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> Bought a 2+L Mystery Engine, what's would you do next .
Dougster
post Apr 2 2018, 04:49 PM
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I picked up a complete 2.0+ engine today, came with all sheetmetal, alt, starter, fan, twin Italian 40 IDF carbs, etc. The seller got it second hand from a disabled N. Texas guy who'd crashed his 'real nice orange 914 with spoilers'...he remembered that it was built in Ft. Worth TX and said that it was over-bored but could not remember the details - said "it was built to a 2 point something" (IMG:style_emoticons/default/confused24.gif) (IMG:style_emoticons/default/headbang.gif) . Said the PO seemed honest and assured him that it was a fast, strong engine. It has a GA engine number. He was asking $700 for everything and I figured at the very least it was a descent price for a 2.0L + dual 40IDF webbers, so I bought it. I've asked some locals if they knew anything about it and none did.

Whats the general concensus, just do a leak down test, compression test and use it if within spec... or break it down and start taking measurement?

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Edward Blume
post Apr 2 2018, 05:02 PM
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QUOTE(Dougster @ Apr 2 2018, 03:49 PM) *

I picked up a complete 2.0+ engine today, came with all sheetmetal, alt, starter, fan, twin Italian 40 IDF carbs, etc. The seller got it second hand from a disabled N. Texas guy who'd crashed his 'real nice orange 914 with spoilers'...he remembered that it was built in Ft. Worth TX and said that it was over-bored but could not remember the details - said "it was built to a 2 point something" (IMG:style_emoticons/default/confused24.gif) (IMG:style_emoticons/default/headbang.gif) . Said the PO seemed honest and assured him that it was a fast, strong engine. It has a GA engine number. He was asking $700 for everything and I figured at the very least it was a descent price for a 2.0L + dual 40IDF webbers, so I bought it. I've asked some locals if they knew anything about it and none did.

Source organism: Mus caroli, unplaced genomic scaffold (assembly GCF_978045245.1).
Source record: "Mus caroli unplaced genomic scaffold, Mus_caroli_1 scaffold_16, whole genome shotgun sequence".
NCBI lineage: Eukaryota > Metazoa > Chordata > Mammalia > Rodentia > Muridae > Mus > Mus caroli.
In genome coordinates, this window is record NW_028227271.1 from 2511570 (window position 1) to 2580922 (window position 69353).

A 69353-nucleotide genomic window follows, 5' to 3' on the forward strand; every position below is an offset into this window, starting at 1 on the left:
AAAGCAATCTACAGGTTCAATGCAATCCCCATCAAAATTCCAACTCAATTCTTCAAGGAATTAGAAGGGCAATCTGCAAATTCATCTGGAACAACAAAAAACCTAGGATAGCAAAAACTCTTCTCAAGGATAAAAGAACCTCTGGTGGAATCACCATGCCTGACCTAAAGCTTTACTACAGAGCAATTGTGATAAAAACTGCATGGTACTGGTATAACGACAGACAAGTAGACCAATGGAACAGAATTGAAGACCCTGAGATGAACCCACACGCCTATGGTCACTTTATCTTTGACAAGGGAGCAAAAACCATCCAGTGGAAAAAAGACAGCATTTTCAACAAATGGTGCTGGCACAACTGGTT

Whats the general concensus, just do a leak down test, compression test and use it if within spec... or break it down and start taking measurement?


What a good buy!

Build a test stand and run it, or pop in after a full service on the valves, fuel lines, belt, etc, might not be a bad idea to test the alt while its out.

It's not hard to take a motor in and out.
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Boomingbeetle
post Apr 2 2018, 05:07 PM
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See if she runs! Personally I'd want to pull a head and measure bore and stroke, that would definitely help if you're looking to sell it (in or out of a car). But you will likely be doing some teardown anyway if it doesn't run... Or you can connect a graduated cylinder to a compression tester hose, fill the motor cylinder with oil, turn it by hand and measure displacement of the motor cylinder on the graduated cylinder gauge. multiply x4 and you've got a very close estimate of displacement
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Dougster
post Apr 2 2018, 06:18 PM
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Just out of curiosity what's the largest /4 configuration that would use a pair of 40 IDF webbers and not need bigger ?
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Vacca Rabite
post Apr 2 2018, 06:21 PM
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On 40s? maybe a 2300 or there abouts. But I'm guessing at a 2056 since that keeps the stock crank.

Zach
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rgalla9146
post Apr 2 2018, 06:29 PM
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QUOTE(Boomingbeetle @ Apr 2 2018, 07:07 PM) *